‘Economic contagion’: Virus in new phase


So when do we panic that the world's economic powerhouse is in lockdown?

The growth in the number of novel coronavirus cases is no longer exponential - at least if you believe official Chinese statistics. Approximately 3000 new cases are being reported each day worldwide, mostly in China, and the official death toll is now over 1000.

The virus isn't heading off the charts, but it is steadily worsening each day, as the next graph shows.

Coronavirus cases and deaths have skyrocketed. Picture: Supplied
Coronavirus cases and deaths have skyrocketed. Picture: Supplied

Should we believe Chinese official numbers? Head of the World Health Organisation (WHO) Tedros Adhanom Ghebreyesus has said the cases we've seen might be just the tip of the iceberg. Online, conspiracy theories are running wild.

Could China be covering up? The number of cases on board the Diamond Princess cruise ship is growing extremely quickly. It doubled overnight to 135. That suggests that for people in close quarters, the virus is very contagious and might make us sceptical of Chinese reports of slowing viral spread.

However if we look at the number of cases in developed countries, we can find some comfort. Australia has been reporting 15 cases for several days, with no increase. Japan has 26, Korea has 27. These numbers are not growing like wildfire. They are a reason to hope that even if China is understating the problem, it isn't by a lot.

So let's assume China is slowly making progress against the virus. That is not the end of the reasons to worry. Because it is doing so by locking down its population, and thus its economy.

The city of Wuhan, at the epicentre of the virus, is sealed off.

Subways in the major cities of Beijing and Shanghai are reported to be empty as people fear the contagion.

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Foxconn, the company that makes Apple's iPhone, had an extended shutdown and has restarted operations at a fraction of their normal level.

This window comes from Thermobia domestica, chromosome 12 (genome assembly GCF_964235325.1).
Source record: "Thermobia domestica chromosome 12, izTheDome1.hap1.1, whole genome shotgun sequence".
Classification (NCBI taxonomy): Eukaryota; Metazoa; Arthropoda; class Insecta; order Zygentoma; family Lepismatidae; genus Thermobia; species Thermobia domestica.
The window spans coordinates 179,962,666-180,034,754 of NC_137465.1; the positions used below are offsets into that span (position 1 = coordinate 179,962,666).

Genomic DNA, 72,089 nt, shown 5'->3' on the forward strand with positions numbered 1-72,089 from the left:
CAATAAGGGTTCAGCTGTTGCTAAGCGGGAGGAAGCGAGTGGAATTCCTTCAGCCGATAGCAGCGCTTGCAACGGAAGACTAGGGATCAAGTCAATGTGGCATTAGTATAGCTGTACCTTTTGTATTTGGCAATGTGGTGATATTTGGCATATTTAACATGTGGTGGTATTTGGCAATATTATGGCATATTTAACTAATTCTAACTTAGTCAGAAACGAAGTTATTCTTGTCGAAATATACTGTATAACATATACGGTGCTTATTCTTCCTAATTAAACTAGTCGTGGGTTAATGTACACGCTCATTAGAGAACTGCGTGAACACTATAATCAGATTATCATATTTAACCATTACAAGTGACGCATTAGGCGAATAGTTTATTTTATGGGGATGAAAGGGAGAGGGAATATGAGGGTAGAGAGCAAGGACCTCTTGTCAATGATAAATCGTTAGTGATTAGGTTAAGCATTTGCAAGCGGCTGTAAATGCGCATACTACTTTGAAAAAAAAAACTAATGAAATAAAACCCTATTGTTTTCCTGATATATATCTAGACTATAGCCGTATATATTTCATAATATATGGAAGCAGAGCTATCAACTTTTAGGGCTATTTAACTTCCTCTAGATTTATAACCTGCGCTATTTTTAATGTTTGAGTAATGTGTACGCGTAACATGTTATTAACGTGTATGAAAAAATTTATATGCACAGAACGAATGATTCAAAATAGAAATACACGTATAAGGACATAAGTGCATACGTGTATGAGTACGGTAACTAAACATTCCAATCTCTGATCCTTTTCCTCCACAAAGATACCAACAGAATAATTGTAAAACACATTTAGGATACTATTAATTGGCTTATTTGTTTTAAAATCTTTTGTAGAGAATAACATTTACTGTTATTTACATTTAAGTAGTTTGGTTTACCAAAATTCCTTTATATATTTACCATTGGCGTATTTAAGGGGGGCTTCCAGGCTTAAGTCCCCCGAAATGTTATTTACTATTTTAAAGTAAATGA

Burger King has 1300 stores in China, and it has shut half of them down.

Such a widespread lockdown is having a huge effect on the world's second biggest economy. The People's Bank of China - that country's equivalent of our Reserve Bank - has injected 300 billion yuan ($A64 billion) into the economy to try to stave off total collapse.

But will it be enough? The rest of the world is sealing itself off from China too.

Many airlines have cancelled flights to and from China, Australian universities are delaying the start of classes and the shipping industry is cancelling sailings to China.

The correct steps to take to reduce the spread of viral infection are exactly the steps that create economic contagion. So the economic fallout is spreading around the world.


China's economy is now a giant. What happens there matters.

China has become an economic powerhouse. Picture: Supplied
China has become an economic powerhouse. Picture: Supplied

Or at least it should. Wall Street keeps casually hitting fresh highs. The S&P 500 index soared over 3350 yesterday for the first time in history.

ANZ Bank is predicting Australian GDP to fall in the first three months of the year. That should be big news. And yes, we have seen a strong reaction in currency markets, with the Australian dollar falling to its lowest level in over a decade - just 66.6 US cents.

But in stock markets? Nothing but good cheer. Excitement over central banks cutting rates more than overshadows fear of a pandemic.


Of course, individual companies with exposure to China are starting to feeling the pinch. For example, hearing implant maker Cochlear. It is an Australian company and a huge success story around the world. On Tuesday it downgraded its profit forecast (slightly) because of the coronavirus and its stock price promptly fell.

Crown Resorts also lost a big investor who withdrew a planned share purchase due to coronavirus. But beyond these individual cases, stock investors, as a group, are exuberant.


So far, the virus has not established a big foothold in countries other than China. Except for the cruise ship, the biggest outbreak outside China is in Singapore, where 43 people have fallen ill. China has 1000 times as many cases.

Why this is remains unclear. Presumably strong public health systems and travel bans are working. Hopefully the situation stays stable. But if the virus begins to spread rapidly in countries other than China, a big second wave of economic impact could hit us all. And then surely markets would start to worry.


Jason Murphy is an economist | @jasemurphy. He is the author of the new book Incentivology.

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